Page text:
4. Exclude People – Cards Against Humanity is vulgar. Somebody is going to be offended — just like somebody is offended no matter what you do.

By going deep with something extremely tasteless, Cards Against Humanity plants the flag and leaves no doubt as to what type of audience they’re targeting. They don’t try to please everybody and, by doing so, they really please some people.

Who is your audience and how can you exclude people who aren’t in that audience?

5. Be Worth Talking AboutCards Against Humanity is so vulgar you might mention it to somebody. If you’re playing a DIY version, you might mention that. And if you know that the game was launched via a Kickstarter campaign, that might be worth mentioning.

There are a lot of ways to be worth talking about, but following what everybody else does isn’t one of them. On Black Friday, instead of lowering the price of Cards Against Humanity, the company raised it. While that might not have gotten more sales, it definitely got people talking and solidified their position of going against the grain.

If “they” zig, you zag.

6. Third-Party Options – Blank cards let you add your own questions and answers to Cards Against Humanity. Beyond that, the game was released under a Creative Commons BY-NC-SA 2.0 license, which means you can use and remix it for free, as long as you don’t sell what you’ve created or use the name, which is trademarked.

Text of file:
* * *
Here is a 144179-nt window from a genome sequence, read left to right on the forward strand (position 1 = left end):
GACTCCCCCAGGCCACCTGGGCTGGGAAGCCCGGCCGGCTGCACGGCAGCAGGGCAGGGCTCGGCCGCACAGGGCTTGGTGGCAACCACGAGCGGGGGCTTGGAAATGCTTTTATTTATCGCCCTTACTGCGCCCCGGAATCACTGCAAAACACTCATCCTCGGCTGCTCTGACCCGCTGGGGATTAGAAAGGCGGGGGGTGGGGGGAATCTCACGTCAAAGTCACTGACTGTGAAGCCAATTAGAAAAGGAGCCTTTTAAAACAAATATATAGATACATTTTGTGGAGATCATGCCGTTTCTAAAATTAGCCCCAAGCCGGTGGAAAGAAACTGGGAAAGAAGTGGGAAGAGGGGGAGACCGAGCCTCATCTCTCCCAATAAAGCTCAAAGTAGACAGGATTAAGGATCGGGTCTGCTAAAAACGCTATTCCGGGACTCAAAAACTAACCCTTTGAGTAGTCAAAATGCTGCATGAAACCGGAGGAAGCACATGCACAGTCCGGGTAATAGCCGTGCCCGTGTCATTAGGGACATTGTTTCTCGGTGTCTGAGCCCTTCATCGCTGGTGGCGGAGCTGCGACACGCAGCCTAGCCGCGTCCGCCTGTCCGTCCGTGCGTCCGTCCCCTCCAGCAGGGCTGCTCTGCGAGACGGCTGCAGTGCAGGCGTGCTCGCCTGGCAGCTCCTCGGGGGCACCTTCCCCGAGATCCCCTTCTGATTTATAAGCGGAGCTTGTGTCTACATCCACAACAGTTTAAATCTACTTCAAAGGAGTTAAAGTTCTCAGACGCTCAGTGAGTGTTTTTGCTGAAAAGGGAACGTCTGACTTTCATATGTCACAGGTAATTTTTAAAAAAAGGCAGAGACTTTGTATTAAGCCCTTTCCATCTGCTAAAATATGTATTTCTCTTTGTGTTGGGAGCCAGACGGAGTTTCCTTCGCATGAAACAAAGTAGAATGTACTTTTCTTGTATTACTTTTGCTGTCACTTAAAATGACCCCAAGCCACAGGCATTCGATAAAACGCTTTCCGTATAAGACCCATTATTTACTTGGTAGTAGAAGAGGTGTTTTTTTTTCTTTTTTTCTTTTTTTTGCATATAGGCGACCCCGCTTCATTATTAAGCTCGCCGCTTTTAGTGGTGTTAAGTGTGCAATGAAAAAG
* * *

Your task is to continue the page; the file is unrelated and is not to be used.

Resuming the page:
This was a brilliant move. Facebook did this with apps and not doing this was one of the reasons credited for MySpace’s demise.

People like things they can be part of. This is one of the reasons Kickstarter is so popular — people like watching the creation process.

Is there a way for you to turn customers into creators through crowdsourced artwork, product design, or distribution?

7. The Upsell – If the initial pack of 500 cards isn’t big enough, Cards Against Humanity has several expansion packs, each with 112 cards. Also available is a custom box you can use to store everything.

8. Limited Edition – For true collectors, Cards Against Humanity has released five limited edition expansion packs, including two holiday packs and a collection of cards that were rejected from the original game. The original game is not always available, with “used” copies selling for as much as $150 on Amazon.

9. Localize It – Not everybody knows English. And not everybody gets US-specific cultural references. Because of these things, Cards of Humanity has a UK Edition, a Canadian Edition, and “fan translations” or the original game to Spanish, French, Hebrew, Portuguese, German, Polish, and several other languages.

The company the goes “local” will win every time.

With so many music and news options available today, “local” is the only way broadcast radio is able to compete. It’s  the secret weapon that will allow most businesses to do the same with big corporations, regardless of industry, because it’s something that can’t be easily replicated and speaks to the very specific needs of customers that only a few people, other locals, are aware of.

Final Thoughts

It’s worth taking a few minutes to read the reviews on Amazon to get a feel for the reactions people have to Cards of Humanity, both positive and negative. Also take a look at the official site, because they’ve done a brilliant job with the copy and imaging.

ABOUT THIS SERIES: Every Monday, I analyze the good, bad, and ugly about the marketing behind a common business or famous personality. See other posts in this series here and, if you have a request for something (or someone) you’d like me to analyze for this series, contact me via Twitter.